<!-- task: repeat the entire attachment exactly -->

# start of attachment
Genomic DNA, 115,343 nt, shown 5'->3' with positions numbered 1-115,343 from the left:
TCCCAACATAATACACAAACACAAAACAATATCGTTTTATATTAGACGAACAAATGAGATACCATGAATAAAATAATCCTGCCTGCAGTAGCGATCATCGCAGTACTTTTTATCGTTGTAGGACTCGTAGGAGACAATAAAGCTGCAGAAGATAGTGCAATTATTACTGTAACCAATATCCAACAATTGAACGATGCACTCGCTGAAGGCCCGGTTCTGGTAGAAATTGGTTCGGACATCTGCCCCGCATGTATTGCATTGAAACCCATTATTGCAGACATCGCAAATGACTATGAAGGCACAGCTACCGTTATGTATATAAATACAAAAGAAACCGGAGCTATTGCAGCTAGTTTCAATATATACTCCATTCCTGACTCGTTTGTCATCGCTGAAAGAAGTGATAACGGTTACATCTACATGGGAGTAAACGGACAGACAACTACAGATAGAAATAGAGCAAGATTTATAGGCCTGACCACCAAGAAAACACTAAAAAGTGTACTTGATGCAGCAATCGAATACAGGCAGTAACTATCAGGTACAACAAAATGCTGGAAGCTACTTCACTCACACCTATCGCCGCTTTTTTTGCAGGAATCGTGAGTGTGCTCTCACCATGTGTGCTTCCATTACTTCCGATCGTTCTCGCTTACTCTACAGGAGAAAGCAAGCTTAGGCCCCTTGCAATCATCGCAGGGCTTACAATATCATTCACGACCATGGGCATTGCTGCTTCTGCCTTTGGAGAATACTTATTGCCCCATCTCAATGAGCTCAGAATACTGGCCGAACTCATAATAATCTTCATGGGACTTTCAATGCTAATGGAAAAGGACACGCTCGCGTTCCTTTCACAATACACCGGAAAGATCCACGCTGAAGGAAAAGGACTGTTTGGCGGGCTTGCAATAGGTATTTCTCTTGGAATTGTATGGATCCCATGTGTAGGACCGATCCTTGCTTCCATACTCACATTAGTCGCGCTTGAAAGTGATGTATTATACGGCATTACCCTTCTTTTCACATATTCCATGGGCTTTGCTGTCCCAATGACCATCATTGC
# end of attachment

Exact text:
Genomic DNA, 115,343 nt, shown 5'->3' with positions numbered 1-115,343 from the left:
TCCCAACATAATACACAAACACAAAACAATATCGTTTTATATTAGACGAACAAATGAGATACCATGAATAAAATAATCCTGCCTGCAGTAGCGATCATCGCAGTACTTTTTATCGTTGTAGGACTCGTAGGAGACAATAAAGCTGCAGAAGATAGTGCAATTATTACTGTAACCAATATCCAACAATTGAACGATGCACTCGCTGAAGGCCCGGTTCTGGTAGAAATTGGTTCGGACATCTGCCCCGCATGTATTGCATTGAAACCCATTATTGCAGACATCGCAAATGACTATGAAGGCACAGCTACCGTTATGTATATAAATACAAAAGAAACCGGAGCTATTGCAGCTAGTTTCAATATATACTCCATTCCTGACTCGTTTGTCATCGCTGAAAGAAGTGATAACGGTTACATCTACATGGGAGTAAACGGACAGACAACTACAGATAGAAATAGAGCAAGATTTATAGGCCTGACCACCAAGAAAACACTAAAAAGTGTACTTGATGCAGCAATCGAATACAGGCAGTAACTATCAGGTACAACAAAATGCTGGAAGCTACTTCACTCACACCTATCGCCGCTTTTTTTGCAGGAATCGTGAGTGTGCTCTCACCATGTGTGCTTCCATTACTTCCGATCGTTCTCGCTTACTCTACAGGAGAAAGCAAGCTTAGGCCCCTTGCAATCATCGCAGGGCTTACAATATCATTCACGACCATGGGCATTGCTGCTTCTGCCTTTGGAGAATACTTATTGCCCCATCTCAATGAGCTCAGAATACTGGCCGAACTCATAATAATCTTCATGGGACTTTCAATGCTAATGGAAAAGGACACGCTCGCGTTCCTTTCACAATACACCGGAAAGATCCACGCTGAAGGAAAAGGACTGTTTGGCGGGCTTGCAATAGGTATTTCTCTTGGAATTGTATGGATCCCATGTGTAGGACCGATCCTTGCTTCCATACTCACATTAGTCGCGCTTGAAAGTGATGTATTATACGGCATTACCCTTCTTTTCACATATTCCATGGGCTTTGCTGTCCCAATGACCATCATTGC